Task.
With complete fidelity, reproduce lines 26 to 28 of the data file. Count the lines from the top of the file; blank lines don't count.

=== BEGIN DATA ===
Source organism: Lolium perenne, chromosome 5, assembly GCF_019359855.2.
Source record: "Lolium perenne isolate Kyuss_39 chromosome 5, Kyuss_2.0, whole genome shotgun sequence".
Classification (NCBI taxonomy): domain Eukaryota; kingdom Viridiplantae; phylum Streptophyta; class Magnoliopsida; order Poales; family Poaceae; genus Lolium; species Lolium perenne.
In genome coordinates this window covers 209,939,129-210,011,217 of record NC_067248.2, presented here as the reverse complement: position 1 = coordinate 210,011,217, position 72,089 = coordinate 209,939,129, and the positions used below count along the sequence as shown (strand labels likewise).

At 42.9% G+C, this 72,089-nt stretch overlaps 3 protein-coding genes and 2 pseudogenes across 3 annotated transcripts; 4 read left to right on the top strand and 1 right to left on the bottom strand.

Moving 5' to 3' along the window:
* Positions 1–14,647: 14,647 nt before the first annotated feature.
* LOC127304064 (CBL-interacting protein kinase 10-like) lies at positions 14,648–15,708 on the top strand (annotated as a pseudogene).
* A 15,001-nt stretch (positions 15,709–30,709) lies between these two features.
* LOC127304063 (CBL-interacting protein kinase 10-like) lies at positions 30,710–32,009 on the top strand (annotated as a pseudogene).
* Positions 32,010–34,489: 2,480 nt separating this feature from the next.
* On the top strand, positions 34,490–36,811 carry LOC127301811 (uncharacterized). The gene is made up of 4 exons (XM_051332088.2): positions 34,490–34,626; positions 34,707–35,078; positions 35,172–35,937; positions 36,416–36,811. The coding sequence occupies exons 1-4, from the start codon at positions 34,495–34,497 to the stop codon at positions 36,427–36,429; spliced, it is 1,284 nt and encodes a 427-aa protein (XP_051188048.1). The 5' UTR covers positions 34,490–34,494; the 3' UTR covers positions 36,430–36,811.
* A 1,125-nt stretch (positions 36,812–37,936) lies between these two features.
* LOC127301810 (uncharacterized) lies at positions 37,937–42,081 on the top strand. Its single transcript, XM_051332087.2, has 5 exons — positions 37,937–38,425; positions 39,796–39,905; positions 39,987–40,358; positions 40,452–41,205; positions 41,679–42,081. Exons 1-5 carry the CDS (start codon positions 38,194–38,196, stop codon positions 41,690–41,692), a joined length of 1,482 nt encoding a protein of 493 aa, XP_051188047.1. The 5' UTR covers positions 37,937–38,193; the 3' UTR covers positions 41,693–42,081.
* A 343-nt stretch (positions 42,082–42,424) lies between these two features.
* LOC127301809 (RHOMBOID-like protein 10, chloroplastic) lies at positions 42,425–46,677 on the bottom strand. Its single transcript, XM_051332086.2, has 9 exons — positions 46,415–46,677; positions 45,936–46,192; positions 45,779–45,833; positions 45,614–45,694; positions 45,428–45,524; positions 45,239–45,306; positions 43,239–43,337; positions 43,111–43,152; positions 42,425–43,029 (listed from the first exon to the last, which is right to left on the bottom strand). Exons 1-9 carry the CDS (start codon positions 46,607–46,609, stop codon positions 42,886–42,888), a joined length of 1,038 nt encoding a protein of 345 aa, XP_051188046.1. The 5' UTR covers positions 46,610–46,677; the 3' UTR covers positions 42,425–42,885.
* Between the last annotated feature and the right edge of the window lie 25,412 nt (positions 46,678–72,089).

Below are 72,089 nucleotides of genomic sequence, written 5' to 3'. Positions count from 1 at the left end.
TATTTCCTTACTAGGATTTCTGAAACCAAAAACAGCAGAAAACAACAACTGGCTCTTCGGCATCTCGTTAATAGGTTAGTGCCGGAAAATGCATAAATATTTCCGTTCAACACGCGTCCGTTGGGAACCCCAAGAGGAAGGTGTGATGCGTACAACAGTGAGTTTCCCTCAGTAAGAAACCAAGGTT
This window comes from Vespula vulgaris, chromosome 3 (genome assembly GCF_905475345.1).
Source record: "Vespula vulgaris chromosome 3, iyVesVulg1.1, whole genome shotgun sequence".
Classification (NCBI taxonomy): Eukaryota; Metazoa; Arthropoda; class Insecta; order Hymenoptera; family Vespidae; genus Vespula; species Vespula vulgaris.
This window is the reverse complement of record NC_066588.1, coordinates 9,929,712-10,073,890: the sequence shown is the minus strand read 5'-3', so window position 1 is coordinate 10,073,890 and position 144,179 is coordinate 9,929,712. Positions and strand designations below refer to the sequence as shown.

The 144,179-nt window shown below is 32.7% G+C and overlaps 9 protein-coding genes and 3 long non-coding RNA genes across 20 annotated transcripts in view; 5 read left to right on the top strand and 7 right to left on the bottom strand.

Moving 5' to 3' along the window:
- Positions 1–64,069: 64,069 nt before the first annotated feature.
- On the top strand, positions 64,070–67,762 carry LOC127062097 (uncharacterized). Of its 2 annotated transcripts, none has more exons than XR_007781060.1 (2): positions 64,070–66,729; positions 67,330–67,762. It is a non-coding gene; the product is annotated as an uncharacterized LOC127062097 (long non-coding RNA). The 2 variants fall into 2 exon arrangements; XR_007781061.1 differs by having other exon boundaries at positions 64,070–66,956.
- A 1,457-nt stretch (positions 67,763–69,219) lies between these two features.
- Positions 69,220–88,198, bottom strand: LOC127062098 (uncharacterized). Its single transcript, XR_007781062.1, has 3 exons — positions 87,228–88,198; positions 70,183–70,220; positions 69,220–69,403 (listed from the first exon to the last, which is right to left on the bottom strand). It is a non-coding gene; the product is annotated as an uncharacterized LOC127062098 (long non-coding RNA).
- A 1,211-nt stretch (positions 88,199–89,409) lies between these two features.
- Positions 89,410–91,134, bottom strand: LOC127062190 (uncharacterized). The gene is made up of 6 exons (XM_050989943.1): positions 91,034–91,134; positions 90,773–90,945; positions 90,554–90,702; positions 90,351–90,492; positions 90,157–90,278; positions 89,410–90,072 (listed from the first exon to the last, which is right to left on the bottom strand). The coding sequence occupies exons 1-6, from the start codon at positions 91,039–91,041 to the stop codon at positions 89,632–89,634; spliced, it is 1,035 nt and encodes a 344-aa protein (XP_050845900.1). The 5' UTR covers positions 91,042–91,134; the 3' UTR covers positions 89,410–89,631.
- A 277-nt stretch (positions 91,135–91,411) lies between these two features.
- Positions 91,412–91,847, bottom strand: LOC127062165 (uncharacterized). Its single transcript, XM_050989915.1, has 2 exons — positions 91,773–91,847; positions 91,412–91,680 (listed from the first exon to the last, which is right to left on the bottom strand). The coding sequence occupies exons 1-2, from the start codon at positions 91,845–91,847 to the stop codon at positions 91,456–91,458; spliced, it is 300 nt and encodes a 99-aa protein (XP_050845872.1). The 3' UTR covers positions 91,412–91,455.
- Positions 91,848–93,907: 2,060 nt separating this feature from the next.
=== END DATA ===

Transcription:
- Positions 1–64,069: 64,069 nt before the first annotated feature.
- On the top strand, positions 64,070–67,762 carry LOC127062097 (uncharacterized). Of its 2 annotated transcripts, none has more exons than XR_007781060.1 (2): positions 64,070–66,729; positions 67,330–67,762. It is a non-coding gene; the product is annotated as an uncharacterized LOC127062097 (long non-coding RNA). The 2 variants fall into 2 exon arrangements; XR_007781061.1 differs by having other exon boundaries at positions 64,070–66,956.
- A 1,457-nt stretch (positions 67,763–69,219) lies between these two features.